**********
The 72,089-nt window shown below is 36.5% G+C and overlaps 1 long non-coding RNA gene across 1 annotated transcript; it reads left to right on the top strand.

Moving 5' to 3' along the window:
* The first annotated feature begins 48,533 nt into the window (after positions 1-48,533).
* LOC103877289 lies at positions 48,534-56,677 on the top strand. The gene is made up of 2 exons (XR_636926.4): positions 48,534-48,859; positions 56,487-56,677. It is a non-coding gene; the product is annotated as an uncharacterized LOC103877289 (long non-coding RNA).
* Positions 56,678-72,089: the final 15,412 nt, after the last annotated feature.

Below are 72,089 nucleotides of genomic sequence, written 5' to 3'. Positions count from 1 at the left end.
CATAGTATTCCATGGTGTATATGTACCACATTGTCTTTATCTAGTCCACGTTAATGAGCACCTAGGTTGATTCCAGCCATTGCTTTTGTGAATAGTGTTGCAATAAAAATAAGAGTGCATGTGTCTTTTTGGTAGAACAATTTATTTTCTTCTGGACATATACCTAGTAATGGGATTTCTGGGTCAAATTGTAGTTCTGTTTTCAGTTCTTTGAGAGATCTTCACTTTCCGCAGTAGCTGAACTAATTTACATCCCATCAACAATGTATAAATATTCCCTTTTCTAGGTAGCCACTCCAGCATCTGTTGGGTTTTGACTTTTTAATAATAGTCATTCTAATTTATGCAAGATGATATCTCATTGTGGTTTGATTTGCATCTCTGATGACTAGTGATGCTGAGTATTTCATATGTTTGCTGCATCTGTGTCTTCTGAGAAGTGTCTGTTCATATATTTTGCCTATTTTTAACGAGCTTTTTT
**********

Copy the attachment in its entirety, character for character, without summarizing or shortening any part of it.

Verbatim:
The 72,089-nt window shown below is 36.5% G+C and overlaps 1 long non-coding RNA gene across 1 annotated transcript; it reads left to right on the top strand.

Moving 5' to 3' along the window:
* The first annotated feature begins 48,533 nt into the window (after positions 1-48,533).
* LOC103877289 lies at positions 48,534-56,677 on the top strand. The gene is made up of 2 exons (XR_636926.4): positions 48,534-48,859; positions 56,487-56,677. It is a non-coding gene; the product is annotated as an uncharacterized LOC103877289 (long non-coding RNA).
* Positions 56,678-72,089: the final 15,412 nt, after the last annotated feature.

Below are 72,089 nucleotides of genomic sequence, written 5' to 3'. Positions count from 1 at the left end.
CATAGTATTCCATGGTGTATATGTACCACATTGTCTTTATCTAGTCCACGTTAATGAGCACCTAGGTTGATTCCAGCCATTGCTTTTGTGAATAGTGTTGCAATAAAAATAAGAGTGCATGTGTCTTTTTGGTAGAACAATTTATTTTCTTCTGGACATATACCTAGTAATGGGATTTCTGGGTCAAATTGTAGTTCTGTTTTCAGTTCTTTGAGAGATCTTCACTTTCCGCAGTAGCTGAACTAATTTACATCCCATCAACAATGTATAAATATTCCCTTTTCTAGGTAGCCACTCCAGCATCTGTTGGGTTTTGACTTTTTAATAATAGTCATTCTAATTTATGCAAGATGATATCTCATTGTGGTTTGATTTGCATCTCTGATGACTAGTGATGCTGAGTATTTCATATGTTTGCTGCATCTGTGTCTTCTGAGAAGTGTCTGTTCATATATTTTGCCTATTTTTAACGAGCTTTTTT